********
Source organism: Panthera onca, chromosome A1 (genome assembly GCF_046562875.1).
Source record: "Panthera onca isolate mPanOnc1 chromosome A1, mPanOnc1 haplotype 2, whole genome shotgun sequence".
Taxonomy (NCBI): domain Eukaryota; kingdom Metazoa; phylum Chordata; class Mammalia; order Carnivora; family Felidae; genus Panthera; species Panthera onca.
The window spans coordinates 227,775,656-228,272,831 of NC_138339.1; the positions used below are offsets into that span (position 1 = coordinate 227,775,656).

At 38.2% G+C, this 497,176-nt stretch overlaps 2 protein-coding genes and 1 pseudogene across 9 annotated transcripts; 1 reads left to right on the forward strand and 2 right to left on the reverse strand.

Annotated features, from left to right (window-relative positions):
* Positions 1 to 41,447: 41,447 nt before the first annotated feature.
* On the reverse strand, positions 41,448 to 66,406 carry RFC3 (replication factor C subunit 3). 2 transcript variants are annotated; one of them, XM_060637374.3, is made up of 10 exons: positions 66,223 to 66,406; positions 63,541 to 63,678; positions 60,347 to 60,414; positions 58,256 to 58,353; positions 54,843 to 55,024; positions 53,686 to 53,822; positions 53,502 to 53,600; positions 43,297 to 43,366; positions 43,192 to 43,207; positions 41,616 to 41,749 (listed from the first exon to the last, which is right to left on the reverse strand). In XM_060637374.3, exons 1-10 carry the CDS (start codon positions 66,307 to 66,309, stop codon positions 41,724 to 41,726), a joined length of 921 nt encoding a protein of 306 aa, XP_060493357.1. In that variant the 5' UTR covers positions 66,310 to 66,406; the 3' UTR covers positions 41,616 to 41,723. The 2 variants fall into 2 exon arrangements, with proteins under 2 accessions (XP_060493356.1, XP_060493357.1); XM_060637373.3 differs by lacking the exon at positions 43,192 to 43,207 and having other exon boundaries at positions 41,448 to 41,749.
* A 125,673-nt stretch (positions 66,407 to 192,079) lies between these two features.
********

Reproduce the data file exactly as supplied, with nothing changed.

Source organism: Panthera onca, chromosome A1 (genome assembly GCF_046562875.1).
Source record: "Panthera onca isolate mPanOnc1 chromosome A1, mPanOnc1 haplotype 2, whole genome shotgun sequence".
Taxonomy (NCBI): domain Eukaryota; kingdom Metazoa; phylum Chordata; class Mammalia; order Carnivora; family Felidae; genus Panthera; species Panthera onca.
The window spans coordinates 227,775,656-228,272,831 of NC_138339.1; the positions used below are offsets into that span (position 1 = coordinate 227,775,656).

At 38.2% G+C, this 497,176-nt stretch overlaps 2 protein-coding genes and 1 pseudogene across 9 annotated transcripts; 1 reads left to right on the forward strand and 2 right to left on the reverse strand.

Annotated features, from left to right (window-relative positions):
* Positions 1 to 41,447: 41,447 nt before the first annotated feature.
* On the reverse strand, positions 41,448 to 66,406 carry RFC3 (replication factor C subunit 3). 2 transcript variants are annotated; one of them, XM_060637374.3, is made up of 10 exons: positions 66,223 to 66,406; positions 63,541 to 63,678; positions 60,347 to 60,414; positions 58,256 to 58,353; positions 54,843 to 55,024; positions 53,686 to 53,822; positions 53,502 to 53,600; positions 43,297 to 43,366; positions 43,192 to 43,207; positions 41,616 to 41,749 (listed from the first exon to the last, which is right to left on the reverse strand). In XM_060637374.3, exons 1-10 carry the CDS (start codon positions 66,307 to 66,309, stop codon positions 41,724 to 41,726), a joined length of 921 nt encoding a protein of 306 aa, XP_060493357.1. In that variant the 5' UTR covers positions 66,310 to 66,406; the 3' UTR covers positions 41,616 to 41,723. The 2 variants fall into 2 exon arrangements, with proteins under 2 accessions (XP_060493356.1, XP_060493357.1); XM_060637373.3 differs by lacking the exon at positions 43,192 to 43,207 and having other exon boundaries at positions 41,448 to 41,749.
* A 125,673-nt stretch (positions 66,407 to 192,079) lies between these two features.